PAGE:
The investigation into BYU, which was officially opened in October of last year, came after the school has repeatedly been in the national spotlight in the past two years for how it treats LGBTQ students and as many have been pushing back.
Last year, several students signed onto a lawsuit, alleging discrimination there because of their identifies. And a group of students spoke out against the school’s policies by lighting the iconic “Y” on the mountain above BYU in rainbow colors.
In response, the university has now banned protests on that property.
And, last fall, a top-ranking apostle of the LDS Church came to campus and criticized faculty members and students who challenge the faith’s teachings on same-sex marriage. Leader Jeffrey Holland said they should instead take up their intellectual “muskets” to defend “the doctrine of the family and ... marriage as the union of a man and a woman.”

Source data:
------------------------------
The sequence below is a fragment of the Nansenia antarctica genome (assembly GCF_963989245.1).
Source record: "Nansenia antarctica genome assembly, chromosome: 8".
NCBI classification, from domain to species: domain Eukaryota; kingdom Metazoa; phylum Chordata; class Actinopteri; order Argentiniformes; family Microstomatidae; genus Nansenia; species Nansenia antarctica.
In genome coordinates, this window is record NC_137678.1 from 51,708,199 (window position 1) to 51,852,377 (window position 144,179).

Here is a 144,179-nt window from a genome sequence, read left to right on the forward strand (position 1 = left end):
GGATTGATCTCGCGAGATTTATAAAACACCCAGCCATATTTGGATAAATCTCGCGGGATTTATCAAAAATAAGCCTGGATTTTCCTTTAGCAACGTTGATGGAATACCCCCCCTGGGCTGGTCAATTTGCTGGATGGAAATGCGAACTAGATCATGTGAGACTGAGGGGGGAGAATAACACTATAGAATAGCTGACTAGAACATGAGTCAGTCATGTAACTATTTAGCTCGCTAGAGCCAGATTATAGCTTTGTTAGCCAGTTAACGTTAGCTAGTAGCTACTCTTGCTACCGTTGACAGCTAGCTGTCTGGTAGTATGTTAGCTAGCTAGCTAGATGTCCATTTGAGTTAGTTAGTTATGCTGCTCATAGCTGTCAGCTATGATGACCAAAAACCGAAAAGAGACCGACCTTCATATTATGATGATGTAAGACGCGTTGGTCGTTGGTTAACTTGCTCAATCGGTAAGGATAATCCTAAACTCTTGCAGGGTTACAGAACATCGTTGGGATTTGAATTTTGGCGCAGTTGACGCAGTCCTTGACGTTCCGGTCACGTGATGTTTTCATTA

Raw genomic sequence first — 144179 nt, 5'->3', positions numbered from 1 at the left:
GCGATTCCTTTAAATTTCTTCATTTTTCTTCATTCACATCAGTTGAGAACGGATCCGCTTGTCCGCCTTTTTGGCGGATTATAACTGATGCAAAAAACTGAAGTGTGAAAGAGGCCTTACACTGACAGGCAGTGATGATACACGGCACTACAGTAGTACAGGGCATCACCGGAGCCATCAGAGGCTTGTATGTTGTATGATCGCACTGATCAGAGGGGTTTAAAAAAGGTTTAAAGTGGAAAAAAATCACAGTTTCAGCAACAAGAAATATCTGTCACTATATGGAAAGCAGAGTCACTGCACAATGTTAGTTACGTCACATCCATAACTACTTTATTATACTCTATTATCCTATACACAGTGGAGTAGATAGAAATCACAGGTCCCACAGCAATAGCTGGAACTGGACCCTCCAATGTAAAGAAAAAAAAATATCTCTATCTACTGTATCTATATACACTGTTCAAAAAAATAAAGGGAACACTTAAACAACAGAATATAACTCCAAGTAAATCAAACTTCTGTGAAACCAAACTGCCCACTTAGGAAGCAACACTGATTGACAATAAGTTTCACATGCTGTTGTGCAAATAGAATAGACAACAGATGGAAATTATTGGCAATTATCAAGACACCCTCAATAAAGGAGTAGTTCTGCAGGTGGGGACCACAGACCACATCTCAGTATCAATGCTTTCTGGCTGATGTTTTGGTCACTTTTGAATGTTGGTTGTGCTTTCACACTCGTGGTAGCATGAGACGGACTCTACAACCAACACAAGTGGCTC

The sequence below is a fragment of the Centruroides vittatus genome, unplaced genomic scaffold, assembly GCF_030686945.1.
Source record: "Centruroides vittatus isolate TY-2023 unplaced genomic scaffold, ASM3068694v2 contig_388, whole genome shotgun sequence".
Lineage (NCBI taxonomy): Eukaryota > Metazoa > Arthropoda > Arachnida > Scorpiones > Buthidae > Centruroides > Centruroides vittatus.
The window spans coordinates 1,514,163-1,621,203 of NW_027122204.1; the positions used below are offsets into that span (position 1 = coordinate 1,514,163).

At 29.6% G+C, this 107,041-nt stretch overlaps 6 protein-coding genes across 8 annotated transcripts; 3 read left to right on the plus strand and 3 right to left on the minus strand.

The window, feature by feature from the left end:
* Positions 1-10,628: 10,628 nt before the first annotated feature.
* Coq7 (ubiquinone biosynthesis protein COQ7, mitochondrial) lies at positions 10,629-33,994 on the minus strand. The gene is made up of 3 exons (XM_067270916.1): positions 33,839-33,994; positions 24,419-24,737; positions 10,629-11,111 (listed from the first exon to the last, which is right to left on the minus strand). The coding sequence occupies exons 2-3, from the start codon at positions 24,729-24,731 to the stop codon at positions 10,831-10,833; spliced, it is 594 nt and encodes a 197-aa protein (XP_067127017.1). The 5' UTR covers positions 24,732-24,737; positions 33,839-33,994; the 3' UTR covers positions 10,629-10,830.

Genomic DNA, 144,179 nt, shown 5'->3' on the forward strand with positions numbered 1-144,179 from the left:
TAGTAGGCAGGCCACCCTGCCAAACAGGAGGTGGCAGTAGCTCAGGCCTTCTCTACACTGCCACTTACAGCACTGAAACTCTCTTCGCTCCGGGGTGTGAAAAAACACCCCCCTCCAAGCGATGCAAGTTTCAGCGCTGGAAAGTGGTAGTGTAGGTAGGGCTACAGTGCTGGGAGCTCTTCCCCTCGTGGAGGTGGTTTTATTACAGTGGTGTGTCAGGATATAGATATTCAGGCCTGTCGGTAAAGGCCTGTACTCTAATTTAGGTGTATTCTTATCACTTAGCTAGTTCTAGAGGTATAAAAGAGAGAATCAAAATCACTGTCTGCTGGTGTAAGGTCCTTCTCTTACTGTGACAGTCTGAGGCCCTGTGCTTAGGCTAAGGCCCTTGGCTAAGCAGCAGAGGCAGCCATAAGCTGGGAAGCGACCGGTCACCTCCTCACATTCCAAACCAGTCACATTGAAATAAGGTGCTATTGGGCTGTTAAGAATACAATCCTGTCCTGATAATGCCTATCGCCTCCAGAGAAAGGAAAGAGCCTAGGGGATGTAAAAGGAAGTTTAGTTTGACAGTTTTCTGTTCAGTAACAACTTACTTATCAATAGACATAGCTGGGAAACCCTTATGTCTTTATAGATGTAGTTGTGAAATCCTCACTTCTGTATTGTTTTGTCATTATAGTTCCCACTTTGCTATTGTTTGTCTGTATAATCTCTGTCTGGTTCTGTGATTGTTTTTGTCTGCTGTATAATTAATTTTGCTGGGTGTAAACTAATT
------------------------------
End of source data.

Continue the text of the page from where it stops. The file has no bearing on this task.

It has been a back and forth that Burke said won’t stop with this decision from federal investigators.
Hawes added, too: “It’s not an exemption from a privilege like scholarships or internship opportunities, it’s an exemption from the human right to a safe environment.” And she plans to continue raising that concern.
The Salt Lake Tribune has submitted a public records request for a copy of the complaint and other materials. That is still pending, but in response to that, a department official had called the investigation into the school “extensive” and “systemic,” saying there were hundreds of pages of collected documents.
It is unclear what has been gathered by investigators and why that much was put into an investigation that was quickly closed. The Department of Education only confirmed Thursday that the case had been dismissed.